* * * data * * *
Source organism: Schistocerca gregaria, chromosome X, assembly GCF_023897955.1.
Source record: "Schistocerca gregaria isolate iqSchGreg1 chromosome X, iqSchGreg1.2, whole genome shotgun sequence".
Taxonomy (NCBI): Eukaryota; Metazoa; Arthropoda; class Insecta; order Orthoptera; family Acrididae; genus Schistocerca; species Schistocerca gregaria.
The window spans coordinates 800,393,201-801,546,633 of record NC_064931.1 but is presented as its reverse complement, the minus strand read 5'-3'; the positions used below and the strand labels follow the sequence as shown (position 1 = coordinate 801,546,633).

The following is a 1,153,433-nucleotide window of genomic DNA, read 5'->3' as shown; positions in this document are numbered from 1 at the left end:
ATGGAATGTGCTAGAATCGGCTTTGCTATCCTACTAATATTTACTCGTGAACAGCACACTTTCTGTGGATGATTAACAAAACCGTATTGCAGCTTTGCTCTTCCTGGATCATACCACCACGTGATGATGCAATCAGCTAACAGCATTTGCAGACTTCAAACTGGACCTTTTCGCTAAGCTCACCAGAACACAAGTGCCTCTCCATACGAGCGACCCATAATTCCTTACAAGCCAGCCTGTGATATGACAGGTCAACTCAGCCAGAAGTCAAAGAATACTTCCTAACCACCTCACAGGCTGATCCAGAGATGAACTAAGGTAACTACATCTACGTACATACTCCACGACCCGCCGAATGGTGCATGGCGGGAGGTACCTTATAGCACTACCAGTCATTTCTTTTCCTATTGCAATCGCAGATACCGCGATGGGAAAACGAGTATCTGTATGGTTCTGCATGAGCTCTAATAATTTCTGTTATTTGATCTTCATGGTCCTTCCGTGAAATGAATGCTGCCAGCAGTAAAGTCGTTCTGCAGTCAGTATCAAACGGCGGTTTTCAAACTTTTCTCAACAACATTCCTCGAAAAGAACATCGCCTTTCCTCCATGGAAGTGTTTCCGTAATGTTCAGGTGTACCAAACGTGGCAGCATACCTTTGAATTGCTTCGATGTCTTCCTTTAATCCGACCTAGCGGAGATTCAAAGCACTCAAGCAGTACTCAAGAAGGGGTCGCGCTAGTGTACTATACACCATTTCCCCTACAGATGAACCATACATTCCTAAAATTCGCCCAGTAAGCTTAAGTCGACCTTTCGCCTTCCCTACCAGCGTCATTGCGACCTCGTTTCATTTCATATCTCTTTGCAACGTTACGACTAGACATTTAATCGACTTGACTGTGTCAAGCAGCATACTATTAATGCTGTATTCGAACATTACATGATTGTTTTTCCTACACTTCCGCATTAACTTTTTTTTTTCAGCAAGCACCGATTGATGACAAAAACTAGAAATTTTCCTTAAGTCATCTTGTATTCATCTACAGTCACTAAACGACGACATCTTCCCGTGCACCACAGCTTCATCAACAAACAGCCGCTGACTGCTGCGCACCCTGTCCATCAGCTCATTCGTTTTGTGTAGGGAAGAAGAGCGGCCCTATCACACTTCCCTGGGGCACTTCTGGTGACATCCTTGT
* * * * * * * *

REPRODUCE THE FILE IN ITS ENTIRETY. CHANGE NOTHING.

Source organism: Schistocerca gregaria, chromosome X, assembly GCF_023897955.1.
Source record: "Schistocerca gregaria isolate iqSchGreg1 chromosome X, iqSchGreg1.2, whole genome shotgun sequence".
Taxonomy (NCBI): Eukaryota; Metazoa; Arthropoda; class Insecta; order Orthoptera; family Acrididae; genus Schistocerca; species Schistocerca gregaria.
The window spans coordinates 800,393,201-801,546,633 of record NC_064931.1 but is presented as its reverse complement, the minus strand read 5'-3'; the positions used below and the strand labels follow the sequence as shown (position 1 = coordinate 801,546,633).

The following is a 1,153,433-nucleotide window of genomic DNA, read 5'->3' as shown; positions in this document are numbered from 1 at the left end:
ATGGAATGTGCTAGAATCGGCTTTGCTATCCTACTAATATTTACTCGTGAACAGCACACTTTCTGTGGATGATTAACAAAACCGTATTGCAGCTTTGCTCTTCCTGGATCATACCACCACGTGATGATGCAATCAGCTAACAGCATTTGCAGACTTCAAACTGGACCTTTTCGCTAAGCTCACCAGAACACAAGTGCCTCTCCATACGAGCGACCCATAATTCCTTACAAGCCAGCCTGTGATATGACAGGTCAACTCAGCCAGAAGTCAAAGAATACTTCCTAACCACCTCACAGGCTGATCCAGAGATGAACTAAGGTAACTACATCTACGTACATACTCCACGACCCGCCGAATGGTGCATGGCGGGAGGTACCTTATAGCACTACCAGTCATTTCTTTTCCTATTGCAATCGCAGATACCGCGATGGGAAAACGAGTATCTGTATGGTTCTGCATGAGCTCTAATAATTTCTGTTATTTGATCTTCATGGTCCTTCCGTGAAATGAATGCTGCCAGCAGTAAAGTCGTTCTGCAGTCAGTATCAAACGGCGGTTTTCAAACTTTTCTCAACAACATTCCTCGAAAAGAACATCGCCTTTCCTCCATGGAAGTGTTTCCGTAATGTTCAGGTGTACCAAACGTGGCAGCATACCTTTGAATTGCTTCGATGTCTTCCTTTAATCCGACCTAGCGGAGATTCAAAGCACTCAAGCAGTACTCAAGAAGGGGTCGCGCTAGTGTACTATACACCATTTCCCCTACAGATGAACCATACATTCCTAAAATTCGCCCAGTAAGCTTAAGTCGACCTTTCGCCTTCCCTACCAGCGTCATTGCGACCTCGTTTCATTTCATATCTCTTTGCAACGTTACGACTAGACATTTAATCGACTTGACTGTGTCAAGCAGCATACTATTAATGCTGTATTCGAACATTACATGATTGTTTTTCCTACACTTCCGCATTAACTTTTTTTTTTCAGCAAGCACCGATTGATGACAAAAACTAGAAATTTTCCTTAAGTCATCTTGTATTCATCTACAGTCACTAAACGACGACATCTTCCCGTGCACCACAGCTTCATCAACAAACAGCCGCTGACTGCTGCGCACCCTGTCCATCAGCTCATTCGTTTTGTGTAGGGAAGAAGAGCGGCCCTATCACACTTCCCTGGGGCACTTCTGGTGACATCCTTGT